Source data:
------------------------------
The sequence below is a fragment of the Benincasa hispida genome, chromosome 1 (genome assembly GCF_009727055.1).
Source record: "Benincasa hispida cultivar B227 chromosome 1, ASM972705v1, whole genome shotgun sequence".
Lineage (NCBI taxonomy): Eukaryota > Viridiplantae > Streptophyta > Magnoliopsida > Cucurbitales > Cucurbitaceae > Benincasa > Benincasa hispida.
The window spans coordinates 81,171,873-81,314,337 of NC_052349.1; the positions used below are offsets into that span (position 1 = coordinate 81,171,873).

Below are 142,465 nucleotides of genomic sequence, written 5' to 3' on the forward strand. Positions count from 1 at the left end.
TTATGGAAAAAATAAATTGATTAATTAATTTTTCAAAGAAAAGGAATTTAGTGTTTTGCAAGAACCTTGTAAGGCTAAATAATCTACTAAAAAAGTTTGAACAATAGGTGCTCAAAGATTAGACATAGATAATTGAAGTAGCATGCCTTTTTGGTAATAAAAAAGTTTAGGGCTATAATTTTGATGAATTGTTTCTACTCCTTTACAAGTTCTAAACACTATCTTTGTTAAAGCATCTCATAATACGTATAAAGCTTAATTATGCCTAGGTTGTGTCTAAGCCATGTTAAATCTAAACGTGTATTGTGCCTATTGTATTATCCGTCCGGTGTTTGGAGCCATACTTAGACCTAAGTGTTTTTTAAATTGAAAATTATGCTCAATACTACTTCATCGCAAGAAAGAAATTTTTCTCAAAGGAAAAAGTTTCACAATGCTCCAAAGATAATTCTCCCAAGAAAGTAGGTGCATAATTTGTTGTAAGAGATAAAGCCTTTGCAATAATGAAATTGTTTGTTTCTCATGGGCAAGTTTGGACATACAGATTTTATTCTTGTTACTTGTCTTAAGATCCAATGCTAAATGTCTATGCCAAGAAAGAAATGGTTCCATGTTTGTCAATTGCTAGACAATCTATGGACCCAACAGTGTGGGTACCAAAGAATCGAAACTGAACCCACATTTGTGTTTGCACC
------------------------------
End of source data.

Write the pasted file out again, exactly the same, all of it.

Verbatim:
The sequence below is a fragment of the Benincasa hispida genome, chromosome 1 (genome assembly GCF_009727055.1).
Source record: "Benincasa hispida cultivar B227 chromosome 1, ASM972705v1, whole genome shotgun sequence".
Lineage (NCBI taxonomy): Eukaryota > Viridiplantae > Streptophyta > Magnoliopsida > Cucurbitales > Cucurbitaceae > Benincasa > Benincasa hispida.
The window spans coordinates 81,171,873-81,314,337 of NC_052349.1; the positions used below are offsets into that span (position 1 = coordinate 81,171,873).

Below are 142,465 nucleotides of genomic sequence, written 5' to 3' on the forward strand. Positions count from 1 at the left end.
TTATGGAAAAAATAAATTGATTAATTAATTTTTCAAAGAAAAGGAATTTAGTGTTTTGCAAGAACCTTGTAAGGCTAAATAATCTACTAAAAAAGTTTGAACAATAGGTGCTCAAAGATTAGACATAGATAATTGAAGTAGCATGCCTTTTTGGTAATAAAAAAGTTTAGGGCTATAATTTTGATGAATTGTTTCTACTCCTTTACAAGTTCTAAACACTATCTTTGTTAAAGCATCTCATAATACGTATAAAGCTTAATTATGCCTAGGTTGTGTCTAAGCCATGTTAAATCTAAACGTGTATTGTGCCTATTGTATTATCCGTCCGGTGTTTGGAGCCATACTTAGACCTAAGTGTTTTTTAAATTGAAAATTATGCTCAATACTACTTCATCGCAAGAAAGAAATTTTTCTCAAAGGAAAAAGTTTCACAATGCTCCAAAGATAATTCTCCCAAGAAAGTAGGTGCATAATTTGTTGTAAGAGATAAAGCCTTTGCAATAATGAAATTGTTTGTTTCTCATGGGCAAGTTTGGACATACAGATTTTATTCTTGTTACTTGTCTTAAGATCCAATGCTAAATGTCTATGCCAAGAAAGAAATGGTTCCATGTTTGTCAATTGCTAGACAATCTATGGACCCAACAGTGTGGGTACCAAAGAATCGAAACTGAACCCACATTTGTGTTTGCACC